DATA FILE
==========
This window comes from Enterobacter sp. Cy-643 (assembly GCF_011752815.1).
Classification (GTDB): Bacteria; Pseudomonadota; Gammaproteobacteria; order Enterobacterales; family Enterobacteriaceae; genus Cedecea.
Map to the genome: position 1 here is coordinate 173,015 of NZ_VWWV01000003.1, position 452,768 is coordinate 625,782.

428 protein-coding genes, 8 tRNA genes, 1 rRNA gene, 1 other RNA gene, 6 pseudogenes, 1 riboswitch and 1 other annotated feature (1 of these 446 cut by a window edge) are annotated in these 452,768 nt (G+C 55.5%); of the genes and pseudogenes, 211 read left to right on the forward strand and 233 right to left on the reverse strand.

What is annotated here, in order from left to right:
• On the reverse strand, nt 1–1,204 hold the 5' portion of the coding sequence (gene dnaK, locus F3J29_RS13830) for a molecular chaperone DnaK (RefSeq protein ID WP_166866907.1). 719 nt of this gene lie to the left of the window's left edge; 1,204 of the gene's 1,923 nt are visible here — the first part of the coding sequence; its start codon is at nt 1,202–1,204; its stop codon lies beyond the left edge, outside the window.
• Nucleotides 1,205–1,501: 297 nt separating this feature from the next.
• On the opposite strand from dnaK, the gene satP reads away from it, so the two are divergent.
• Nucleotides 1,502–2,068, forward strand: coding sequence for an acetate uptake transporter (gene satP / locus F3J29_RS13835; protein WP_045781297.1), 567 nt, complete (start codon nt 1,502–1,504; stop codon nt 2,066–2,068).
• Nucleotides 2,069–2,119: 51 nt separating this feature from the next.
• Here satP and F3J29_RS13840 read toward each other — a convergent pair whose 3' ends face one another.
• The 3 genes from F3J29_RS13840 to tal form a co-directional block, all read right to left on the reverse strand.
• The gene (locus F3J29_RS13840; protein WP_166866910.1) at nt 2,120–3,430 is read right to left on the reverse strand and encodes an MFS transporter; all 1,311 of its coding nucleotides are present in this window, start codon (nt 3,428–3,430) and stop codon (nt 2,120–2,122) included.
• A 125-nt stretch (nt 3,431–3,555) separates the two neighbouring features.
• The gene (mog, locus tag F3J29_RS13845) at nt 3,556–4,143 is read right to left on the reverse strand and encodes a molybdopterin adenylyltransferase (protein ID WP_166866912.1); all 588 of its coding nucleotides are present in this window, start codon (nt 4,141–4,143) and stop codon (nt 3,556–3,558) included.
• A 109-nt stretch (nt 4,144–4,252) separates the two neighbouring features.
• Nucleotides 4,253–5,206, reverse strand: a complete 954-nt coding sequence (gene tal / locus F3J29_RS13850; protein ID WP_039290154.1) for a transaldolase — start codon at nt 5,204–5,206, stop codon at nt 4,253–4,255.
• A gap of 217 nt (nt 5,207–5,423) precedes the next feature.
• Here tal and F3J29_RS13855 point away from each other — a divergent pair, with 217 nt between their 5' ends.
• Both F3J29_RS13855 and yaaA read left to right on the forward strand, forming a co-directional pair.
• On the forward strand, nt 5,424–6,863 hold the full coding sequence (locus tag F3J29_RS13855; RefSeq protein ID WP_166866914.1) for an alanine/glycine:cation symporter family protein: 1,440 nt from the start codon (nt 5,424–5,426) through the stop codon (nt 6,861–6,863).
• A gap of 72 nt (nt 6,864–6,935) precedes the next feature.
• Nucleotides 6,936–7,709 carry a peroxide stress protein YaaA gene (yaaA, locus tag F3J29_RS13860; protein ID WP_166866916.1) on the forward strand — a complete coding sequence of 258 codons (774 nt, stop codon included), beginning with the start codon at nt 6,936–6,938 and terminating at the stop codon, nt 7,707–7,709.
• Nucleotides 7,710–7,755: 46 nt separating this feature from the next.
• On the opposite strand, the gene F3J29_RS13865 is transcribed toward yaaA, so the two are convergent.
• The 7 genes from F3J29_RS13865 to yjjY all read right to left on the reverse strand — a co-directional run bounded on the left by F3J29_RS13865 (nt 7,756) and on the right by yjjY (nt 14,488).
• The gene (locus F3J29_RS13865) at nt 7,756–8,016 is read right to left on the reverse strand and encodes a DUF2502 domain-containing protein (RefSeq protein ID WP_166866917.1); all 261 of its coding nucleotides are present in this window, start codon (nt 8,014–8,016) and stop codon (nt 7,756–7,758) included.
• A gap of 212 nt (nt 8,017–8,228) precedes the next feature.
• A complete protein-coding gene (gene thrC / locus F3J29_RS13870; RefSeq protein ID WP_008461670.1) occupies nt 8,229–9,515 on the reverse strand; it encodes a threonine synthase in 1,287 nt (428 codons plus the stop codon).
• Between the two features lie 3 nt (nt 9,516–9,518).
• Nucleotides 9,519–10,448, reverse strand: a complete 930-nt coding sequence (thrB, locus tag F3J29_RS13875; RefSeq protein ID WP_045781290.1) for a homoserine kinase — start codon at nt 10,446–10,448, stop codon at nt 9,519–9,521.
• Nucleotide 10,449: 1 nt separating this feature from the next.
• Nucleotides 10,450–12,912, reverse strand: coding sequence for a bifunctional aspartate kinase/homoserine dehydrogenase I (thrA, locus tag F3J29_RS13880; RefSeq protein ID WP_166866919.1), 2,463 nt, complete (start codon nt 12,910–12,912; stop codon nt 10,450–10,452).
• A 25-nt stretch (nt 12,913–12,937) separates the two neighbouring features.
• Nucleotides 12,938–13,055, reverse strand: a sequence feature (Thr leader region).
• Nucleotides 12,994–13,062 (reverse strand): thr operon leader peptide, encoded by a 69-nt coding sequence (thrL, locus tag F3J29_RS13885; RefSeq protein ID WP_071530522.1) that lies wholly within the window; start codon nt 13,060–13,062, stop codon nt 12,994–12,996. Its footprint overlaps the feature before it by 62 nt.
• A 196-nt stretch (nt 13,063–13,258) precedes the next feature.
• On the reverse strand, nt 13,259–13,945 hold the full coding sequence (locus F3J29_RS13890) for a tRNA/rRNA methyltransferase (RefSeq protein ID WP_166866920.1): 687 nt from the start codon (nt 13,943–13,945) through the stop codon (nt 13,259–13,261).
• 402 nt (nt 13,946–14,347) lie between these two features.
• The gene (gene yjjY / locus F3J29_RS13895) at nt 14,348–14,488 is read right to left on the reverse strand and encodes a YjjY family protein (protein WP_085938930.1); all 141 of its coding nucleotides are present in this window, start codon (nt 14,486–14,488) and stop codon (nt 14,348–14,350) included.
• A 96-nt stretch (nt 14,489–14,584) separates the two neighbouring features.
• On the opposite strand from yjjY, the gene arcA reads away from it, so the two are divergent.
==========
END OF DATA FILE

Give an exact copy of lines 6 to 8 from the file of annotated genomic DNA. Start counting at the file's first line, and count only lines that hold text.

• On the reverse strand, nt 1–1,204 hold the 5' portion of the coding sequence (gene dnaK, locus F3J29_RS13830) for a molecular chaperone DnaK (RefSeq protein ID WP_166866907.1). 719 nt of this gene lie to the left of the window's left edge; 1,204 of the gene's 1,923 nt are visible here — the first part of the coding sequence; its start codon is at nt 1,202–1,204; its stop codon lies beyond the left edge, outside the window.
• Nucleotides 1,205–1,501: 297 nt separating this feature from the next.
• On the opposite strand from dnaK, the gene satP reads away from it, so the two are divergent.